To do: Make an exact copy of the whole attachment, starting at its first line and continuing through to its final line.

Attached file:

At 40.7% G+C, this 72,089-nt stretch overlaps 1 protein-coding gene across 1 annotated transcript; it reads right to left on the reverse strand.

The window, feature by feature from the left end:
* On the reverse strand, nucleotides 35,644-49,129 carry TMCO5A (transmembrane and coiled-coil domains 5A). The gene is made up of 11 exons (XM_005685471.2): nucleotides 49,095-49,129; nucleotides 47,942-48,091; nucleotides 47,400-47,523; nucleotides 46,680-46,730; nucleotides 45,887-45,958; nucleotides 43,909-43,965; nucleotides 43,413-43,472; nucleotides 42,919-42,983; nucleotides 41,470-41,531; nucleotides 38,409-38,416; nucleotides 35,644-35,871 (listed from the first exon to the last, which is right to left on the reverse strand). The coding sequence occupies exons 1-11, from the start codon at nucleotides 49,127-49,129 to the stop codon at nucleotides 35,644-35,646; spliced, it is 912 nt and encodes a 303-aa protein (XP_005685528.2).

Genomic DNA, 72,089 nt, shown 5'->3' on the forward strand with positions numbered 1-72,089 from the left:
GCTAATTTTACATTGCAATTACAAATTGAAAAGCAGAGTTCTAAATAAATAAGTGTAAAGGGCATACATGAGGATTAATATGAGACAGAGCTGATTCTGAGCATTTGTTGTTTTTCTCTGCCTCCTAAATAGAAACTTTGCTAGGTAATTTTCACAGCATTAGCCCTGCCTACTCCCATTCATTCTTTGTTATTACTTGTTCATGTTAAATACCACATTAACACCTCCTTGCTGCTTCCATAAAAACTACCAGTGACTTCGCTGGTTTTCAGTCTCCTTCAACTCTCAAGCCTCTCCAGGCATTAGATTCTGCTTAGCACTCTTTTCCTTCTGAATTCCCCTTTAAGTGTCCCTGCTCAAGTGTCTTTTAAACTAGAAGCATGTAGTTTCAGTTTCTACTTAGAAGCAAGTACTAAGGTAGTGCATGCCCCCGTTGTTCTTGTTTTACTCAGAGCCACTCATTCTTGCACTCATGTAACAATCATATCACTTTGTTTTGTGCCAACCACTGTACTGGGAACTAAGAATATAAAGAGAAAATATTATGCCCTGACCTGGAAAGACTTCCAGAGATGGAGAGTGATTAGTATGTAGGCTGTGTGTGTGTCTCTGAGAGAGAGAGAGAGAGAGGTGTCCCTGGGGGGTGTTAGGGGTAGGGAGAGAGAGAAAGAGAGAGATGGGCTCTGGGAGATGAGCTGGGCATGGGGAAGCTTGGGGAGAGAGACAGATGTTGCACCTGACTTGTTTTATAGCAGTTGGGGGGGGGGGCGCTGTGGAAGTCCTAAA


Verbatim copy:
At 40.7% G+C, this 72,089-nt stretch overlaps 1 protein-coding gene across 1 annotated transcript; it reads right to left on the reverse strand.

The window, feature by feature from the left end:
* On the reverse strand, nucleotides 35,644-49,129 carry TMCO5A (transmembrane and coiled-coil domains 5A). The gene is made up of 11 exons (XM_005685471.2): nucleotides 49,095-49,129; nucleotides 47,942-48,091; nucleotides 47,400-47,523; nucleotides 46,680-46,730; nucleotides 45,887-45,958; nucleotides 43,909-43,965; nucleotides 43,413-43,472; nucleotides 42,919-42,983; nucleotides 41,470-41,531; nucleotides 38,409-38,416; nucleotides 35,644-35,871 (listed from the first exon to the last, which is right to left on the reverse strand). The coding sequence occupies exons 1-11, from the start codon at nucleotides 49,127-49,129 to the stop codon at nucleotides 35,644-35,646; spliced, it is 912 nt and encodes a 303-aa protein (XP_005685528.2).

Genomic DNA, 72,089 nt, shown 5'->3' on the forward strand with positions numbered 1-72,089 from the left:
GCTAATTTTACATTGCAATTACAAATTGAAAAGCAGAGTTCTAAATAAATAAGTGTAAAGGGCATACATGAGGATTAATATGAGACAGAGCTGATTCTGAGCATTTGTTGTTTTTCTCTGCCTCCTAAATAGAAACTTTGCTAGGTAATTTTCACAGCATTAGCCCTGCCTACTCCCATTCATTCTTTGTTATTACTTGTTCATGTTAAATACCACATTAACACCTCCTTGCTGCTTCCATAAAAACTACCAGTGACTTCGCTGGTTTTCAGTCTCCTTCAACTCTCAAGCCTCTCCAGGCATTAGATTCTGCTTAGCACTCTTTTCCTTCTGAATTCCCCTTTAAGTGTCCCTGCTCAAGTGTCTTTTAAACTAGAAGCATGTAGTTTCAGTTTCTACTTAGAAGCAAGTACTAAGGTAGTGCATGCCCCCGTTGTTCTTGTTTTACTCAGAGCCACTCATTCTTGCACTCATGTAACAATCATATCACTTTGTTTTGTGCCAACCACTGTACTGGGAACTAAGAATATAAAGAGAAAATATTATGCCCTGACCTGGAAAGACTTCCAGAGATGGAGAGTGATTAGTATGTAGGCTGTGTGTGTGTCTCTGAGAGAGAGAGAGAGAGAGGTGTCCCTGGGGGGTGTTAGGGGTAGGGAGAGAGAGAAAGAGAGAGATGGGCTCTGGGAGATGAGCTGGGCATGGGGAAGCTTGGGGAGAGAGACAGATGTTGCACCTGACTTGTTTTATAGCAGTTGGGGGGGGGGGCGCTGTGGAAGTCCTAAA